Researchers led by bioengineering professor David Gough at the University of California-San Diego have reported, in a paper in Science Translational Medicine, that they implanted a wireless telemetry continuous glucose monitor (CGM) in two pigs (222 and 520 days, respectively) and the device was successfully reporting glucose levels to an external receiver.
Following human testing and FDA approval, devices such as these could replace similar systems that are external to the body with a needle attachment that pierces the skin to take measures. Combined with potential transdermal or intranasal insulin administration, this technology could lead to less sticking and poking of people with diabetes.
From the abstract:
The sensor detects glucose via an enzyme electrode that is based on differential electrochemical oxygen detection, which reduces the sensitivity of the sensor to encapsulation by the body, variations in local microvascular perfusion, limited availability of tissue oxygen, and inactivation of the enzymes. After an initial 2-week stabilization period, the implanted sensors maintained stability of calibration for extended periods. The lag between blood and tissue glucose concentrations was 11.8 ± 5.7 and 6.5 ± 13.3 minutes (mean ± standard deviation), respectively, for rising and falling blood glucose challenges. The lag resulted mainly from glucose mass transfer in the tissues, rather than the intrinsic response of the sensor, and showed no systematic change over implant test periods. These results represent a milestone in the translation of the sensor system to human applications.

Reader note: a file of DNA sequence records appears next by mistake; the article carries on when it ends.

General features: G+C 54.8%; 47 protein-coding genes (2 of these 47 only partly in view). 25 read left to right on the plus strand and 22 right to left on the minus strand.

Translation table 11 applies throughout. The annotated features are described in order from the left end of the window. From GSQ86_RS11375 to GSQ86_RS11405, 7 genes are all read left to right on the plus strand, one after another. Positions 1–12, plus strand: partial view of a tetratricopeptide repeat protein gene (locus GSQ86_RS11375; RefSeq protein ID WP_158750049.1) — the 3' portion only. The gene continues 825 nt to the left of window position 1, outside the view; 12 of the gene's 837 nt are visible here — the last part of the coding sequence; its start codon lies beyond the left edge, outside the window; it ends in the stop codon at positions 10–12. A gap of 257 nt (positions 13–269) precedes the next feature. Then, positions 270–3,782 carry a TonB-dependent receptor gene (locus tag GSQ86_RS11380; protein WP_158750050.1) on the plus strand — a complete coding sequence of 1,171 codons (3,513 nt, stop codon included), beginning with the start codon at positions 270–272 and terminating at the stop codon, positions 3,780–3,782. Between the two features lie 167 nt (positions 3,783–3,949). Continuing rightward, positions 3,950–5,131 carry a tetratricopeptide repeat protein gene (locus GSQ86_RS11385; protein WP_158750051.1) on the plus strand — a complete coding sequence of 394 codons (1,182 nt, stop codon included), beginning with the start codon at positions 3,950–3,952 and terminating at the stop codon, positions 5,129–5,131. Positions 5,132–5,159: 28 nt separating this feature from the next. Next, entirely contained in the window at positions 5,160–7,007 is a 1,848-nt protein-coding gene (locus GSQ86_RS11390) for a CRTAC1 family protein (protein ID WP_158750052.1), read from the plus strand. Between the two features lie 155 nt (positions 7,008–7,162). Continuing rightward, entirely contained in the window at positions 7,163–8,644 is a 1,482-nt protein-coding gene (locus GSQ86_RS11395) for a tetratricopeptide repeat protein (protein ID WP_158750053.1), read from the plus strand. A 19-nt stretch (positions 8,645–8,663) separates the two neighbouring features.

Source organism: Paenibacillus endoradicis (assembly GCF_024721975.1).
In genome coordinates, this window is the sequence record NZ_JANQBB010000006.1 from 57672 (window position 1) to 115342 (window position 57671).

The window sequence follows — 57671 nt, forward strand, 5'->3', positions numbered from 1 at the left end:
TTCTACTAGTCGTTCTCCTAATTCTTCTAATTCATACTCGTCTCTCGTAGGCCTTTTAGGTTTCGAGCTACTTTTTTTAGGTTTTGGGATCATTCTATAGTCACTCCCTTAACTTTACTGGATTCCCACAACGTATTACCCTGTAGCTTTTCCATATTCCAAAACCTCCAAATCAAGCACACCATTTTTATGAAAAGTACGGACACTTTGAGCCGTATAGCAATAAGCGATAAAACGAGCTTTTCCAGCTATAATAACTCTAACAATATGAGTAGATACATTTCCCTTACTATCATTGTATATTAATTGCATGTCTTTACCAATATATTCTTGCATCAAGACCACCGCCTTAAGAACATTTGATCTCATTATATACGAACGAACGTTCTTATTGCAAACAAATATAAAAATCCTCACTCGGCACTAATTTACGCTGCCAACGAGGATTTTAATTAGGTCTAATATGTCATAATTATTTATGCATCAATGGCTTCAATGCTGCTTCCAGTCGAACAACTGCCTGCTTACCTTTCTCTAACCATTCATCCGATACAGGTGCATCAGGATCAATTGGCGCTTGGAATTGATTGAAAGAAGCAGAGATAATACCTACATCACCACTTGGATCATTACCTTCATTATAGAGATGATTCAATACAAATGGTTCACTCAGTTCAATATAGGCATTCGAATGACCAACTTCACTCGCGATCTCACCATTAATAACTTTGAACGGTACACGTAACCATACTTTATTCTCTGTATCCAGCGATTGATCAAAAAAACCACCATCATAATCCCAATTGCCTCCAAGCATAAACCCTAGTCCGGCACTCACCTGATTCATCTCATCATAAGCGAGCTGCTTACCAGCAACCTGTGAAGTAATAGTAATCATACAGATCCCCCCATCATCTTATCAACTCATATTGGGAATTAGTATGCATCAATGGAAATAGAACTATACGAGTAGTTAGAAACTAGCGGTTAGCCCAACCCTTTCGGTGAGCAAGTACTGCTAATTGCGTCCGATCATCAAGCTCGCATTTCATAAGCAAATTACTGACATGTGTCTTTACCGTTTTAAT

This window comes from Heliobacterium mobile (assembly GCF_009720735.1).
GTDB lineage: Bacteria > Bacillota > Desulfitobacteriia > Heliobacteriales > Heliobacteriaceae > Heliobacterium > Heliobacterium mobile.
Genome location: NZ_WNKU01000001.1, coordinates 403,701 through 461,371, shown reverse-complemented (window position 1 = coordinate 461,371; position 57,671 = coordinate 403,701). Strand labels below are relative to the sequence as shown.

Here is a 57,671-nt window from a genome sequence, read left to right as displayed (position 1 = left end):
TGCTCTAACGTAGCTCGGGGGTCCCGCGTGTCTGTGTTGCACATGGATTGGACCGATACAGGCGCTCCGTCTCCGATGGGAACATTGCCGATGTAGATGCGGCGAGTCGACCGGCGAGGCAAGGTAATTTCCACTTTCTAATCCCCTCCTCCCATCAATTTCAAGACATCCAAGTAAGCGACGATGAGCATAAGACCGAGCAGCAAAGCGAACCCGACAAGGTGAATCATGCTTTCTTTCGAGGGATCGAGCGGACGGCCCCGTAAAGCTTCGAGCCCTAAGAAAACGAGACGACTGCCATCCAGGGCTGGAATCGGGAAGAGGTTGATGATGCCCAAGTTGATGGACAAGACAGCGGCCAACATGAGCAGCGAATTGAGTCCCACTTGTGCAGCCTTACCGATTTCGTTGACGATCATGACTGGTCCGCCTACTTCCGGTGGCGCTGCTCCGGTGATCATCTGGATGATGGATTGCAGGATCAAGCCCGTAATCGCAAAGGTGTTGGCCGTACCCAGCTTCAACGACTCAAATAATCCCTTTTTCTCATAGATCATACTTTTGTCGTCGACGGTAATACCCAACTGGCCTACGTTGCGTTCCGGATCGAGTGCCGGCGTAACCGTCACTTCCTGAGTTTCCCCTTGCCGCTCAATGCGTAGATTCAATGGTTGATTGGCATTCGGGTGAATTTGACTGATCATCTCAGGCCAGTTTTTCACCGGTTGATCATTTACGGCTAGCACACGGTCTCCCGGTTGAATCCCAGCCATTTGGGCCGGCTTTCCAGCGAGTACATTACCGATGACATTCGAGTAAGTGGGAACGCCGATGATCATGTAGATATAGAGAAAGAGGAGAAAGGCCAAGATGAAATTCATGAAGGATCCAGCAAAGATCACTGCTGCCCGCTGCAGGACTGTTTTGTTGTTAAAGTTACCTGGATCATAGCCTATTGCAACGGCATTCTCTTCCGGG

Press release: Implanted glucose sensor works for more than 1 year…
*This blog post was originally published at Medgadget*